German company Rheinmetall was to supply the Russian Army with the facility under a deal signed in 2011.
Siegmar Gabriel, Germany’s Federal Minister for Economic Affairs and Energy, called a halt to the effort. A statement issued late Wednesday by the Federal Ministry said, “In the current situation the federal government considers the export of the combat training center to Russia not justifiable. The government is in contact with the company. At the moment no exports are planned. The company will inform the government in time if exports are to be made, so that the state can take the required steps if necessary in the light of further developments.”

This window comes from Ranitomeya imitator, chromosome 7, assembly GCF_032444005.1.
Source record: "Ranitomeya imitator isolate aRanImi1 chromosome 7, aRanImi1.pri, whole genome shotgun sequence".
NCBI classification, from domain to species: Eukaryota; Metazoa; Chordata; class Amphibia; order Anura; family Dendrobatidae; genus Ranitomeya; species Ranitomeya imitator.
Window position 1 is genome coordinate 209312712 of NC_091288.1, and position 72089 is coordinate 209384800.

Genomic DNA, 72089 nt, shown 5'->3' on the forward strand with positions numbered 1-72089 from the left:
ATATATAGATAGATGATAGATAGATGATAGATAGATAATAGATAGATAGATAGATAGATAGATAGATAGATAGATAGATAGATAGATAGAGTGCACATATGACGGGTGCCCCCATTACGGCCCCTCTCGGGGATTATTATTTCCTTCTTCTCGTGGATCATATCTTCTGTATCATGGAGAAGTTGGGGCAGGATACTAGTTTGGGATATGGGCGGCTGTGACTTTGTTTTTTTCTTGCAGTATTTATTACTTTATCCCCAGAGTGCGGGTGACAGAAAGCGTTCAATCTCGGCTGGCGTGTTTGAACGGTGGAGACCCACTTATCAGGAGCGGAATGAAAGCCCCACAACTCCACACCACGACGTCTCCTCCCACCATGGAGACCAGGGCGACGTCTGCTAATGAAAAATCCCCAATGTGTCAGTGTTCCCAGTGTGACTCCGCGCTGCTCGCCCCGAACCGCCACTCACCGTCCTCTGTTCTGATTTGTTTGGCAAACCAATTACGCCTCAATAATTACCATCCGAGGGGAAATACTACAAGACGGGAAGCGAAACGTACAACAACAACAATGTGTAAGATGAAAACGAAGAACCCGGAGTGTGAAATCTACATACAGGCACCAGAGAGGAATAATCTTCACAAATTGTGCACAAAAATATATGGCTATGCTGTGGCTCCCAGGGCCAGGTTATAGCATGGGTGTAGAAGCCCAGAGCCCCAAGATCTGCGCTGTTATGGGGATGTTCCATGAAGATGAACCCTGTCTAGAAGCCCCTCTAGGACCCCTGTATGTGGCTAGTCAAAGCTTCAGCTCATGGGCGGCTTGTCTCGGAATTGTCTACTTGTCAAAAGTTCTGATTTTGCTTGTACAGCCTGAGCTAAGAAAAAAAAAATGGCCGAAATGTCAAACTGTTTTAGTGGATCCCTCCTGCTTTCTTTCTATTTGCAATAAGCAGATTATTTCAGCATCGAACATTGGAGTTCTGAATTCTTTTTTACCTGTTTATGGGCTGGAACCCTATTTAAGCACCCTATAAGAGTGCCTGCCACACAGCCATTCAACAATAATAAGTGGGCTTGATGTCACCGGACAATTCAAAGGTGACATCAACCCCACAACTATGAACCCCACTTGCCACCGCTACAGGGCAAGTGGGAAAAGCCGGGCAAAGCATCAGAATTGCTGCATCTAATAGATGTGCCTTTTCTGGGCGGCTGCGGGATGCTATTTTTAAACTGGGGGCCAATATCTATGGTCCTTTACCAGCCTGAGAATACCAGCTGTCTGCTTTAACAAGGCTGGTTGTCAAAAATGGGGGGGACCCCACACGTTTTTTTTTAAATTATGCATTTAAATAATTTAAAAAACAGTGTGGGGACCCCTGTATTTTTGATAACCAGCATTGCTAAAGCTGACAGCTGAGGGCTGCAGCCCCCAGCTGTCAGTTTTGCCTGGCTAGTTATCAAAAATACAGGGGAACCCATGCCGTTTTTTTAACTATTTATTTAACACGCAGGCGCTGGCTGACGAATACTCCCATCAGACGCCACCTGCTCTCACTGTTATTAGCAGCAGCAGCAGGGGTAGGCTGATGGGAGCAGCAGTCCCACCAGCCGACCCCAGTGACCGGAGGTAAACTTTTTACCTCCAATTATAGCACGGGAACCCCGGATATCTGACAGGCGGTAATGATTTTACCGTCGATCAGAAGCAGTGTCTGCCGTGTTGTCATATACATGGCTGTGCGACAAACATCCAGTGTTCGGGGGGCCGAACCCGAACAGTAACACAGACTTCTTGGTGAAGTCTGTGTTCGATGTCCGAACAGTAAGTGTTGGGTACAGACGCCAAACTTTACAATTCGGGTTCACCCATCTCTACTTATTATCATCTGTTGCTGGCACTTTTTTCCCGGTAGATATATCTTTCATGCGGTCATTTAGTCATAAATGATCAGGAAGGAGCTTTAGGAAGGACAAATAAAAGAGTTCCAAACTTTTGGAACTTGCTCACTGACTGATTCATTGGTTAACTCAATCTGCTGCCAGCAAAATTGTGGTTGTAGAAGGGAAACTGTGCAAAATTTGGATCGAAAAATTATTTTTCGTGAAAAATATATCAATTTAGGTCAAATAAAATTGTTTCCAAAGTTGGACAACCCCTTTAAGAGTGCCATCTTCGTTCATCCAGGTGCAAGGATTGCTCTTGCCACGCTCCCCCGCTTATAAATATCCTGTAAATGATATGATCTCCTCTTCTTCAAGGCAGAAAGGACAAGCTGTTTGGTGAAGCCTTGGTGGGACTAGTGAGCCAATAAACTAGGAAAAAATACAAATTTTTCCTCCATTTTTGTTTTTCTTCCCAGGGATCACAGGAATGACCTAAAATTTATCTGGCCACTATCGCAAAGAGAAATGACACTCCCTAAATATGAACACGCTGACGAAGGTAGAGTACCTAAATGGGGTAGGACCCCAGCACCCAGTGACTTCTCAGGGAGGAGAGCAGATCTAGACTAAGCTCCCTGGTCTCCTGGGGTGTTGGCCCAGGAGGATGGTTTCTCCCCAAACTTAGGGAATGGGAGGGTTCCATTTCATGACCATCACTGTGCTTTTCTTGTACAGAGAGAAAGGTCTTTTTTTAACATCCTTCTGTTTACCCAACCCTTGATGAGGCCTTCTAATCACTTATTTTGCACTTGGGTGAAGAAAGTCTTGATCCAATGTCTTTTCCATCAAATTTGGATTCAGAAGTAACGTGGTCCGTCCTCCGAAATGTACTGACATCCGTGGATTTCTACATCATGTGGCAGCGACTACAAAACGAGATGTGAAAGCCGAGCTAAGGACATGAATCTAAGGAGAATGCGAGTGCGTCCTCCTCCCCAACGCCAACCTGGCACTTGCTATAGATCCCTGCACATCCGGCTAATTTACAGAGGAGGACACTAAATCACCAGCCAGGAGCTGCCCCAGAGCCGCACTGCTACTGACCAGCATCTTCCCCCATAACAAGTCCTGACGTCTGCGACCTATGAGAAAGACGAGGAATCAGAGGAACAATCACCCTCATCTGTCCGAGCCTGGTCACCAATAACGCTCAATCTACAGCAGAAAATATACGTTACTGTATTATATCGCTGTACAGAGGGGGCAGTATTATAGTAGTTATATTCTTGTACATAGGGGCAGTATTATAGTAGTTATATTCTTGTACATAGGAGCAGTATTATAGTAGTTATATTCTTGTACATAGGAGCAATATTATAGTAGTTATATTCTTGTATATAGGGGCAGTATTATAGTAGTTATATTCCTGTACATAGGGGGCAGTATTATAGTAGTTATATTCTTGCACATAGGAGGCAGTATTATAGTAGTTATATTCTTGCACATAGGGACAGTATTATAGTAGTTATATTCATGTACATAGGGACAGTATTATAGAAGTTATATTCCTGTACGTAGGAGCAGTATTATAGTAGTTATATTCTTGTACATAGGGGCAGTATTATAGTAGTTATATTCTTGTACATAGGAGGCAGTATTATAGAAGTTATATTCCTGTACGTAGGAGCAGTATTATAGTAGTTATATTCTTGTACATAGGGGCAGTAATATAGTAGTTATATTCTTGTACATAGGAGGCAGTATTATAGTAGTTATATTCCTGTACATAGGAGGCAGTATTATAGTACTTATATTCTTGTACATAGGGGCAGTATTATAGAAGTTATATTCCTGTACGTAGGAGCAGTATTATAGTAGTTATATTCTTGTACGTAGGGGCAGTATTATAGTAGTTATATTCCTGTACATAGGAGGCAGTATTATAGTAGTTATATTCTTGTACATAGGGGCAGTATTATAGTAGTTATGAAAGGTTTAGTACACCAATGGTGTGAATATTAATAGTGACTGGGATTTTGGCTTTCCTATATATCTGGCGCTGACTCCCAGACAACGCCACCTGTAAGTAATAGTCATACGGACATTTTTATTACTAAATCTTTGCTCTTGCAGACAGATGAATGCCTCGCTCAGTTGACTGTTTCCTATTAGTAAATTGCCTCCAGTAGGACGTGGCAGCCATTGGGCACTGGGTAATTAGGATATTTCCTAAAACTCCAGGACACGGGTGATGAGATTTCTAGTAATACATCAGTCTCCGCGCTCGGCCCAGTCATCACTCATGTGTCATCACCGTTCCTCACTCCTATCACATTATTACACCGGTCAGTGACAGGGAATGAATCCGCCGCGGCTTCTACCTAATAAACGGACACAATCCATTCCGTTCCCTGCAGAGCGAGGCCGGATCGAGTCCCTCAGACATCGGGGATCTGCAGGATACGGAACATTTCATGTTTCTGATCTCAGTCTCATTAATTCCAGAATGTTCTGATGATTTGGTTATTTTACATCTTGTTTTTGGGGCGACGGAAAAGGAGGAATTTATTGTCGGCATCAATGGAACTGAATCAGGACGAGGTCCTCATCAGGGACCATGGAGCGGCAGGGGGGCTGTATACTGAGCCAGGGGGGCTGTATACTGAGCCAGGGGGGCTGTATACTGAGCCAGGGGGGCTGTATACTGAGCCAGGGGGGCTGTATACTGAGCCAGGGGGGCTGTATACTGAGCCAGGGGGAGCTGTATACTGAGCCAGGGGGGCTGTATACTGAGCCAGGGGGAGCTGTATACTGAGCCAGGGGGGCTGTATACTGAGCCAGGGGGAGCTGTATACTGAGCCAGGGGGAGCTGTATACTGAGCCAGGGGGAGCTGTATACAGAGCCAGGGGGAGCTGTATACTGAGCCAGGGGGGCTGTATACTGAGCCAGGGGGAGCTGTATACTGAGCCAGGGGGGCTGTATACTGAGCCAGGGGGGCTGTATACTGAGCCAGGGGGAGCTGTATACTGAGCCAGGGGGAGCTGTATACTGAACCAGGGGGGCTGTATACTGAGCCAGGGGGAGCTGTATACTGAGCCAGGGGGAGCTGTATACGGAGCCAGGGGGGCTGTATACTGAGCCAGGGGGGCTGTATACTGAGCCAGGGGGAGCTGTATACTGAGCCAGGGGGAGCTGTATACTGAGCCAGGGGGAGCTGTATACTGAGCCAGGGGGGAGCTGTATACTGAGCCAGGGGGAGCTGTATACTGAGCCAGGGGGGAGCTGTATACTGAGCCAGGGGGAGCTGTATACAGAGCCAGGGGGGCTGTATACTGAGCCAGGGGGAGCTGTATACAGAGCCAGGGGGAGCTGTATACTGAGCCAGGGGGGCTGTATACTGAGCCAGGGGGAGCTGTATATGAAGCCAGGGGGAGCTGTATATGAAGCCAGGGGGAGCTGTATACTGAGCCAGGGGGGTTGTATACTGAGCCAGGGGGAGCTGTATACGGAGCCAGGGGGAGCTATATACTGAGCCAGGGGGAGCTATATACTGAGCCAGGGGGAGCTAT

Rheinmetall was not available for comment.
Under the contract, Rheinmetall was tasked with developing and supplying the live-combat simulation system as well as technical implementation of all aspects of the project, including commissioning and quality assurance.
Located in Mulino in the Volga region, the 500-square-kilometer simulation-supported training center — according to Rheinmetall the most advanced system of its kind worldwide — was supposed to begin operations in this year. It is designed to train a reinforced mechanised infantry or armoured brigade and would be able to train 30,000 troops a year.
Source: Defense News